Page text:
Bon Voyage, Mister Rodriguez Reviews

The New York Times Book Review

Cover: Bon Voyage, Mister Rodriguez Author: Christiane Duchesne Illustrator: François Thisdale Publisher: Pajama Press

“[A] host of new picture books tackle ‘taking the ferry,’ staring down that overtly thwarting subject, and making it personal, peaceful and approachable.

In Christiane Duchesne and Francois Thisdale’s bewitching Bon Voyage, Mister Rodriguez, set in a small seaside town, a group of kids watch the mysterious comings and goings of a man who wears a bright red scarf and looks as if he has ‘clouds under his coat.’ His solitary meanderings through the cobblestone streets and his eccentric love of animals — he attaches wings to a cat’s back, strolls with a goldfish bowl on his head — go unnoticed by the adults. But to the children he is a fascination and delight….[Mister Rodriguez’s] absence prompts a strong sense of community as [the children] band together to say their goodbyes…Thisdale’s realistic yet dreamlike illustrations, windswept with mist and surreal painted skies, add to the sense of wonder.”
—Marisha Pessl

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School Library Journal

“Children often notice things that adults do not, especially when they are out of the ordinary….The story line speaks to the reality of death in a whimsical way, introducing it by way of it occurring to someone known by the children in the book but not someone with whom they were particularly close. VERDICT Young children beginning to learn about the concept of death will find this book to be an easy introduction to this inevitability in their lives.”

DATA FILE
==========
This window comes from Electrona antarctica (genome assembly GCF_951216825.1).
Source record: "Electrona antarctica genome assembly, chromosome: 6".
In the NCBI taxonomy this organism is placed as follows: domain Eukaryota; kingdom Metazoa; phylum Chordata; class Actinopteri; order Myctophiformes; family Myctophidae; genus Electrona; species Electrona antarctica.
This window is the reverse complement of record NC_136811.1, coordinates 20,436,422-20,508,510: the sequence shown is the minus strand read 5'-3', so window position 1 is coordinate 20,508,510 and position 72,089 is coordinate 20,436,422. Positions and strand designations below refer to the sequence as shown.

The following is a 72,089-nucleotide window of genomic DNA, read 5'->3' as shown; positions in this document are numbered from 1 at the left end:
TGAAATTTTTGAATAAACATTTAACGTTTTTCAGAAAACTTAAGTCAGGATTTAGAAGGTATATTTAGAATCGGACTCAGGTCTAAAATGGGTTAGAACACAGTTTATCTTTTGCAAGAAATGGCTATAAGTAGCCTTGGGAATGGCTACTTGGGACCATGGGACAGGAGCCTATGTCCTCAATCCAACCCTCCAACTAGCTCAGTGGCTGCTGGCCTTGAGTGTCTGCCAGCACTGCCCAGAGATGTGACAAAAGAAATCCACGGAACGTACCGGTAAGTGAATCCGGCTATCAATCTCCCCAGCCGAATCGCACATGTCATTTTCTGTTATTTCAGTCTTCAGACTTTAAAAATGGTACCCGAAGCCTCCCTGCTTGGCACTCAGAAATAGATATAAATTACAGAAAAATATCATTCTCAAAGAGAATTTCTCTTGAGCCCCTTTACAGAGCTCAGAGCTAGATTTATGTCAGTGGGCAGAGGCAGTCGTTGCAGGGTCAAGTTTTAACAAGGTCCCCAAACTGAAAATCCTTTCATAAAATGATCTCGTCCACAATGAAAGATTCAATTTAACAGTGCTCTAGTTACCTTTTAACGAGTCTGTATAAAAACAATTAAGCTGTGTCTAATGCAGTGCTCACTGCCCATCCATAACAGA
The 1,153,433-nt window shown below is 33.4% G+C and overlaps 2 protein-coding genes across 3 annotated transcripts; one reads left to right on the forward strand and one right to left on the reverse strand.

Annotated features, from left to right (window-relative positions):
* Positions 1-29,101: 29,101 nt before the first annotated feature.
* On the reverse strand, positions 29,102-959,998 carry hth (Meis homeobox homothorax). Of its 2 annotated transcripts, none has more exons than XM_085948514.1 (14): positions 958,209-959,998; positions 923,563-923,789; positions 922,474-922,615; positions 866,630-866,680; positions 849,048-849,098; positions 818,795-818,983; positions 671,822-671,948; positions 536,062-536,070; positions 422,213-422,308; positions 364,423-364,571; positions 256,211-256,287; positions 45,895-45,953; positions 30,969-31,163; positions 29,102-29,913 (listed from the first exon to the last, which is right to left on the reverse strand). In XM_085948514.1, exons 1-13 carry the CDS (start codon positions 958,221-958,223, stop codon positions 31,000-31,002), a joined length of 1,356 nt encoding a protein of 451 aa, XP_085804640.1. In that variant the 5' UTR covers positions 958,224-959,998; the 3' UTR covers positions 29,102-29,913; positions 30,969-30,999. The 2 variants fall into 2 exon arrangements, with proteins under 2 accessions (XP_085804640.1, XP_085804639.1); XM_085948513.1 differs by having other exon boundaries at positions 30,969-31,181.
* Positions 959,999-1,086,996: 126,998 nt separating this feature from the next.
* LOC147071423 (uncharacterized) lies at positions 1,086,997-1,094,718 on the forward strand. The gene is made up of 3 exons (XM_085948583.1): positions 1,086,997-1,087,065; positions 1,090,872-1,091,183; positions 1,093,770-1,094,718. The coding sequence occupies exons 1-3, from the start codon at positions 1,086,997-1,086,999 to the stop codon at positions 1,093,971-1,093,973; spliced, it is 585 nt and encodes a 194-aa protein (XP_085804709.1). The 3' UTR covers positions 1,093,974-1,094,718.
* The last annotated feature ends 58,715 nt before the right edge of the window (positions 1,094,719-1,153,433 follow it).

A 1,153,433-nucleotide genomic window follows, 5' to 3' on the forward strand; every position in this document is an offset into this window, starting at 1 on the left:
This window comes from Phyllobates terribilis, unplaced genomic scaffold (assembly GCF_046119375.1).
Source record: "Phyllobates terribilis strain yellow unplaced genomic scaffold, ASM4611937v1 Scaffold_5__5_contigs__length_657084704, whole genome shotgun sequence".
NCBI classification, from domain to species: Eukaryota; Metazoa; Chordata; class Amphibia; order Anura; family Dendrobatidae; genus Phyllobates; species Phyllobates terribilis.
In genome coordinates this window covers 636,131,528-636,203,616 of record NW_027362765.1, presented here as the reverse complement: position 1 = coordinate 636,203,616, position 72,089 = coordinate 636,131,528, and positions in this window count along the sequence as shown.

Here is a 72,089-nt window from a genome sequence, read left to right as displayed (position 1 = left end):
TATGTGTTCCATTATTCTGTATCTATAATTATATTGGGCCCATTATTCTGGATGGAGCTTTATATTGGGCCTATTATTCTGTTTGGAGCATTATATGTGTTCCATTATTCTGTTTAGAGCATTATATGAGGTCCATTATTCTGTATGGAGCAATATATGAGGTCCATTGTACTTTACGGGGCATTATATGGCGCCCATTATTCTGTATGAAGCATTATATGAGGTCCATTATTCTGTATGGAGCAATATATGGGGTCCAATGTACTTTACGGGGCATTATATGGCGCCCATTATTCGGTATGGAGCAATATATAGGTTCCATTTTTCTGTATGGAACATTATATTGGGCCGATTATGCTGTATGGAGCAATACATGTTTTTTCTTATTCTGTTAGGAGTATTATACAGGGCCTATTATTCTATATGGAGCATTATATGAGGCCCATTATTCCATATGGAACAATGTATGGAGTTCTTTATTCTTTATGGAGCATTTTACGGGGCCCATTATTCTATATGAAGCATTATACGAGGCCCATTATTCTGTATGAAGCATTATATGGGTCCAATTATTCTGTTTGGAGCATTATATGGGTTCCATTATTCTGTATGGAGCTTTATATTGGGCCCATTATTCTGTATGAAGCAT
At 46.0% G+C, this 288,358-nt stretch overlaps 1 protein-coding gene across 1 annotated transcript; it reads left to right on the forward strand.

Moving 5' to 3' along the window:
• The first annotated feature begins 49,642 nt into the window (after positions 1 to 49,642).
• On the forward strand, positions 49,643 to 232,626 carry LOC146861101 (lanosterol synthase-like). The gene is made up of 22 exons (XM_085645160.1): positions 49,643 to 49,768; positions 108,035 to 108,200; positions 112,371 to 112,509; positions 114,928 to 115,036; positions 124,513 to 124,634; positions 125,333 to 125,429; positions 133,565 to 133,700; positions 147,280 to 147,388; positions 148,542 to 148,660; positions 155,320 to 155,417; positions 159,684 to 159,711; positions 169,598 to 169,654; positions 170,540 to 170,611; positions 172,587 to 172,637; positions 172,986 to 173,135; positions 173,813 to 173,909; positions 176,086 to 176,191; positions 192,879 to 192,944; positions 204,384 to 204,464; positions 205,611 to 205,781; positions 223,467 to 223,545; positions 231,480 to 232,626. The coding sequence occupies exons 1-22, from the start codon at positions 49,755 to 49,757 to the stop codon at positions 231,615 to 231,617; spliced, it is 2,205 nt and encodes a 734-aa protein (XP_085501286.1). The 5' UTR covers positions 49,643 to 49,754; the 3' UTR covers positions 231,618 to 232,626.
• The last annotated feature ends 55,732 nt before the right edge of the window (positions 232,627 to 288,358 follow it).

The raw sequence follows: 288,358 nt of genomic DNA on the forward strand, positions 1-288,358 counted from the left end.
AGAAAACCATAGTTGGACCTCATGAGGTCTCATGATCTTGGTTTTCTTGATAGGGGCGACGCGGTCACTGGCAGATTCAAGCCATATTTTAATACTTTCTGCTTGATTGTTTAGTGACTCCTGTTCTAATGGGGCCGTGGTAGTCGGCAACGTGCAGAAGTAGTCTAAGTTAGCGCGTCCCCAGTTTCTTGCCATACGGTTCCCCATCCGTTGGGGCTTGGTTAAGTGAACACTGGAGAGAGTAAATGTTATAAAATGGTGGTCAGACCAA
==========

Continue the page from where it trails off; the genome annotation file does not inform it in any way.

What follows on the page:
—Mary Lanni, formerly at Denver Public Library

Read the full review in the November 2019 issue of School Library Journal

Publishers Weekly

“[A] surreal allegory…Acrylic and digitally altered artwork by Thisdale (Poetree) offers crisp, photographic realism, with misty skies of purple and green that suggest atmospheric otherworldliness.”

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Quill & Quire

“There’s no dearth of death in today’s children’s books. These days you can as easily find books on the loss of a parent as on the loss of a goldfish, and everything in between. And that’s okay. Stories are an excellent way to process a delicate but perennial, once-verboten topic.

Bon Voyage, Mister Rodriguez has found another gap to fill: what about the death of a neighbour, or those people you see every day but don’t know all that well? Those who, when they suddenly disappear, take a part of the community with them?…

No tears, no sentimentality, no explicit mention of death – it’s possible to read this book as a quirky story about a magical musician. It can also be appreciated just for illustrator François Thisdale’s gorgeous, painterly spreads, with their becalming greens, blues, and ochres. Either way, it boils down to the simple acknowledgement of a life, apparently well lived, by some young witnesses.”

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Resource Links

“Rating: E…The topic of death is a difficult subject for children, but Christiane Duchesne’s picture book has broached the topic in a light and nonchalant manner. For the children in the story, they see Mister Rodriguez as heading on a new journey and their only wish is for him to be happy. This method of introducing death in a picture book allows death to be not seen as a scary thing, but one that must be accepted and understood….